1. Last night, I attended a dialogue session with residents living in the private housing estate at Serangoon 6th milestone. Lim Hwee Hua got the Neighbourhood Committee there to organise the event at a house in Flower Road which was attended by some 100 residents. After gobbling down my chicken rice, we had a lively exchange which went on till 10pm. As there was no media present, I was quite frank with my replies.

2. Rising costs in Singapore, especially for SMEs, was a hot topic. Increased levies, higher rentals and salaries, spiralling energy prices, 2% point rise in GST - they all add up. One struggling entrepreneur poured his heart out. Another asked why the Government could not be more generous since we had so much reserves.

3. I said that, while our reserve appeared large, they were tiny compared to the natural resources which other countries had. Kuwait alone has 100 billion barrels of oil underground, not counting what might be underwater. If oil is US$50 a barrel, that's a cool US$5 trillion. We have nothing here. Our ageing population is also a big worry. Even at present levels of servicing, our healthcare costs will shoot up as Singaporeans grow older. If we don't provide now and instead depend on taxes to finance increased expenditure in the future, the young will leave for greener pastures. Then we'll all be in trouble.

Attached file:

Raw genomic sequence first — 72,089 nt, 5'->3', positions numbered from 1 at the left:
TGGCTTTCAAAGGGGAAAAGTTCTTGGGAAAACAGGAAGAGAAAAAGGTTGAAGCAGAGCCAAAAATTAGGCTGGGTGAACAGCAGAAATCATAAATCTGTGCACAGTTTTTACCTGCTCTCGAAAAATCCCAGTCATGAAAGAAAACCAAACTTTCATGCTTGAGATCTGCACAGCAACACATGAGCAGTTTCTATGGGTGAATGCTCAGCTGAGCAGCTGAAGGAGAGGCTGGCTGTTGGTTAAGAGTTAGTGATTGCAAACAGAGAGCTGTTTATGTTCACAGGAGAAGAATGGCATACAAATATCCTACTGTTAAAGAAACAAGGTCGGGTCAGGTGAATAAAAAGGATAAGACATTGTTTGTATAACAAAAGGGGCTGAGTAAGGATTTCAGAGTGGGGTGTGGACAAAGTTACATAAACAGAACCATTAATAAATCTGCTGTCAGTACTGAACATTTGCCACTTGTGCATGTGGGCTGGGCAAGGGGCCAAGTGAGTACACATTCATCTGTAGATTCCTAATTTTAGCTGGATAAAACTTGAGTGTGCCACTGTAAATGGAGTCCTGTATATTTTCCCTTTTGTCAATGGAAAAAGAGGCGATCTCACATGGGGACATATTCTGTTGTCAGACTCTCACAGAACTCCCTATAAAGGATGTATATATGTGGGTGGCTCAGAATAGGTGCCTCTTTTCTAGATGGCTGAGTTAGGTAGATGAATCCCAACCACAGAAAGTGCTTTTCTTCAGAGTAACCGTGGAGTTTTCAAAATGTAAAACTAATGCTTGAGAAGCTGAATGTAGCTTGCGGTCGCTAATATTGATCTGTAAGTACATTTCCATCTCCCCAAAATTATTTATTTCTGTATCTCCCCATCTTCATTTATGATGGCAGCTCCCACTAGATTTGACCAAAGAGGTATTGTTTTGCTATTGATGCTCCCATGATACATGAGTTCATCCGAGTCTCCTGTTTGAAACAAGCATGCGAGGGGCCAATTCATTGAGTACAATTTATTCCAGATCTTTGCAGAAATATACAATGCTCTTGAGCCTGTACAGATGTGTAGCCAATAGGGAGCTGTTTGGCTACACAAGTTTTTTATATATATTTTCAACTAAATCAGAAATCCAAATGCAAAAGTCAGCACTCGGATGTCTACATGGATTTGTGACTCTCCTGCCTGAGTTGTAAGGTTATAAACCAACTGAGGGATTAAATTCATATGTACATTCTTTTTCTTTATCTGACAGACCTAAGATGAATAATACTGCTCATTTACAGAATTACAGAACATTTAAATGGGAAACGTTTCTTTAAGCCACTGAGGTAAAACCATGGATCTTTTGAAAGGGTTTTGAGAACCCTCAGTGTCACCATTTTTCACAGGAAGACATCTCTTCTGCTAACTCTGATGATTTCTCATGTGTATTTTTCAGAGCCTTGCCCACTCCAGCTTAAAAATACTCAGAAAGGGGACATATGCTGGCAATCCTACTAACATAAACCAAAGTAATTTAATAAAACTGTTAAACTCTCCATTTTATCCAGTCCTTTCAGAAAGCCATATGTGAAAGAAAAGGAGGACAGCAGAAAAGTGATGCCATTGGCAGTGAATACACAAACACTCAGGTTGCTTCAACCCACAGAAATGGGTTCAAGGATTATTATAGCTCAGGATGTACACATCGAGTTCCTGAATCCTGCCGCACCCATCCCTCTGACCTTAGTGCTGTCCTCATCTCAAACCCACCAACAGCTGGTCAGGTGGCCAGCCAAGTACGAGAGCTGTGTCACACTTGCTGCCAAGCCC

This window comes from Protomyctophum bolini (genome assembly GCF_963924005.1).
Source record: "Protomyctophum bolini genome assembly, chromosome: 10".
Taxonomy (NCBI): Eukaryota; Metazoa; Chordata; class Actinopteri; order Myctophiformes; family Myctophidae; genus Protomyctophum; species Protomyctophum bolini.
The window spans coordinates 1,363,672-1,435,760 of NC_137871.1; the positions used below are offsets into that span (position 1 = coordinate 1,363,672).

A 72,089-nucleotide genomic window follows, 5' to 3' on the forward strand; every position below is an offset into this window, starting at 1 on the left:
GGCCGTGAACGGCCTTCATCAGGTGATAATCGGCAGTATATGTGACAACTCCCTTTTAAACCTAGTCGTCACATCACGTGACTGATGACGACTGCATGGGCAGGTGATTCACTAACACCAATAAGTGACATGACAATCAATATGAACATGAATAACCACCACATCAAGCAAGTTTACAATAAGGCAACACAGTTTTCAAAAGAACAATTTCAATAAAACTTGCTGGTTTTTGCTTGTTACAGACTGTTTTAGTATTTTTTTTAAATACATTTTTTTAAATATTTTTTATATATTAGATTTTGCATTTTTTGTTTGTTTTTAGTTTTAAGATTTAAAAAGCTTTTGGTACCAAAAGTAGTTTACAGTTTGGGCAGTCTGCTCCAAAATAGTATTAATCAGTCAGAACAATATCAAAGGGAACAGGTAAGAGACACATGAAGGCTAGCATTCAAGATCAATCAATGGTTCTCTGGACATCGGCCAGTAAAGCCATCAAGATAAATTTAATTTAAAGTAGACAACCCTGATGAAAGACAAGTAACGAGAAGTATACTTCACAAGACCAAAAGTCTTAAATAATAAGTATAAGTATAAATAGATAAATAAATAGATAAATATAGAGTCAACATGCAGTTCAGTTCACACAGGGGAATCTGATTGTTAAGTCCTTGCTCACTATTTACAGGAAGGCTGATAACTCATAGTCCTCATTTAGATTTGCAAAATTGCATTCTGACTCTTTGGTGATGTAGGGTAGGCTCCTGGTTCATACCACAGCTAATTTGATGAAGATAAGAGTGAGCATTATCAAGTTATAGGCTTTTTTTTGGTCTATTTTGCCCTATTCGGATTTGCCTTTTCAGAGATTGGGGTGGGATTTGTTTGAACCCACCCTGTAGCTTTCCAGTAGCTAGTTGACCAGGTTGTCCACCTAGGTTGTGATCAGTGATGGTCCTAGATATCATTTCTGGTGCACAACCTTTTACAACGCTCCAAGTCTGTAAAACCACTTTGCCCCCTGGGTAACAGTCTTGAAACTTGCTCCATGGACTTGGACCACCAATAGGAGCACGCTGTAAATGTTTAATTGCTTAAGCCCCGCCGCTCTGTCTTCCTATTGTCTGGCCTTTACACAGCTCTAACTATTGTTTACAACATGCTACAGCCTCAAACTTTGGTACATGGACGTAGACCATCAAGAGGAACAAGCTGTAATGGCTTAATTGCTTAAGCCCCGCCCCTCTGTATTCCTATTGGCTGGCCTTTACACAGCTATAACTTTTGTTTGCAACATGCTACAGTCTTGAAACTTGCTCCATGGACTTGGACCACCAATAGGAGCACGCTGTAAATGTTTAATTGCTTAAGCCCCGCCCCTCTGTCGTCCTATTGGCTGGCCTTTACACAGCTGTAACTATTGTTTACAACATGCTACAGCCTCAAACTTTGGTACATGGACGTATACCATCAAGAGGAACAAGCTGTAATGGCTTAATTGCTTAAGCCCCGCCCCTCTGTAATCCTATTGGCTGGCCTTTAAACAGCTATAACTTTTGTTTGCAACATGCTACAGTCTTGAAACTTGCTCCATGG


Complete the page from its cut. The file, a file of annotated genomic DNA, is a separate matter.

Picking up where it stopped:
4. Mas Selamat was a big issue with one resident asking bluntly who should take responsibility for the unbelievable escape. Education was another major subject. When a retired teacher suggested that local universities require students to take H3 papers, I protested, speaking as a parent. An eloquent young man alerted us to the danger of chemical pollution causing cancer, raising specifically the level of chromium-6 in the environment. As I knew nothing about chromium-6, I promised to check and get back to him.

5. Before I knew it, the MC said, time's up, last question. Some residents stayed back to chat. At 10.15pm, I took my leave not wanting to overstay my welcome.

Do also read my posts on Beyond SG

Tuesday, March 25, 2008

[Good Friday Dinner]
1. Although it was a public holiday, I wanted to reciprocate the friendship extended to me by the good Senator when I was in Brasilia last year. Senator Heraclito Fortes, Chairman of Brazil's Senate Foreign Relations and National Defence Committees and three other Senators were passing though Singapore after a visit to Dili and Jakarta. Gerry d'Silva, President of the Eurasian Association, kindly agreed to let me host dinner at the Eurasian House. Two trustees, Joe Conceicao and Osaca Oliveiro also attended. On the Singapore side, many bore Portuguese surnames which fascinated our Brazilian friends.